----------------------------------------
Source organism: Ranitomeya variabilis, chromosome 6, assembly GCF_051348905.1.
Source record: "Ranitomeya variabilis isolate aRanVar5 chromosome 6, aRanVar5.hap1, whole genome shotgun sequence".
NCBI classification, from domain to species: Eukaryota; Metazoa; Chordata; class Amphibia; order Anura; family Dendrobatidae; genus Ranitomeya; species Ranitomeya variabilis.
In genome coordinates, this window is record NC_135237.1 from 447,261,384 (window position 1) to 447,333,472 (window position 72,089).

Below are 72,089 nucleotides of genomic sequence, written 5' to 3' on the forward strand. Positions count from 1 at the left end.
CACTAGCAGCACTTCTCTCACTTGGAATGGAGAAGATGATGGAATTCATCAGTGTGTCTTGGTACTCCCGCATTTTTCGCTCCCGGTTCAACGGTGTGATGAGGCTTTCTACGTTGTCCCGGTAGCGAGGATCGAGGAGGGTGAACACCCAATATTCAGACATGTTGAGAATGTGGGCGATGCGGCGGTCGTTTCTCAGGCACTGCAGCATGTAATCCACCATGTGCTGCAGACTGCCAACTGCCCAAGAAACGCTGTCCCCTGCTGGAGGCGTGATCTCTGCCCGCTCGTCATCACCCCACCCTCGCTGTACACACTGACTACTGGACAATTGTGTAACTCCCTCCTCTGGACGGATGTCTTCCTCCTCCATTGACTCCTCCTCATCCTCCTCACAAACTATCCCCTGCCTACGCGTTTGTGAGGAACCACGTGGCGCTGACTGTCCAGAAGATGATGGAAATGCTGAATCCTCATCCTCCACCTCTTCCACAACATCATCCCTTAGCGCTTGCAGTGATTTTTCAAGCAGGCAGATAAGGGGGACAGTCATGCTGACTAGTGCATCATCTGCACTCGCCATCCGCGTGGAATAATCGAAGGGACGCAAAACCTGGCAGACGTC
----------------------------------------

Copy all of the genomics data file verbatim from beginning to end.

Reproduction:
Source organism: Ranitomeya variabilis, chromosome 6, assembly GCF_051348905.1.
Source record: "Ranitomeya variabilis isolate aRanVar5 chromosome 6, aRanVar5.hap1, whole genome shotgun sequence".
NCBI classification, from domain to species: Eukaryota; Metazoa; Chordata; class Amphibia; order Anura; family Dendrobatidae; genus Ranitomeya; species Ranitomeya variabilis.
In genome coordinates, this window is record NC_135237.1 from 447,261,384 (window position 1) to 447,333,472 (window position 72,089).

Below are 72,089 nucleotides of genomic sequence, written 5' to 3' on the forward strand. Positions count from 1 at the left end.
CACTAGCAGCACTTCTCTCACTTGGAATGGAGAAGATGATGGAATTCATCAGTGTGTCTTGGTACTCCCGCATTTTTCGCTCCCGGTTCAACGGTGTGATGAGGCTTTCTACGTTGTCCCGGTAGCGAGGATCGAGGAGGGTGAACACCCAATATTCAGACATGTTGAGAATGTGGGCGATGCGGCGGTCGTTTCTCAGGCACTGCAGCATGTAATCCACCATGTGCTGCAGACTGCCAACTGCCCAAGAAACGCTGTCCCCTGCTGGAGGCGTGATCTCTGCCCGCTCGTCATCACCCCACCCTCGCTGTACACACTGACTACTGGACAATTGTGTAACTCCCTCCTCTGGACGGATGTCTTCCTCCTCCATTGACTCCTCCTCATCCTCCTCACAAACTATCCCCTGCCTACGCGTTTGTGAGGAACCACGTGGCGCTGACTGTCCAGAAGATGATGGAAATGCTGAATCCTCATCCTCCACCTCTTCCACAACATCATCCCTTAGCGCTTGCAGTGATTTTTCAAGCAGGCAGATAAGGGGGACAGTCATGCTGACTAGTGCATCATCTGCACTCGCCATCCGCGTGGAATAATCGAAGGGACGCAAAACCTGGCAGACGTC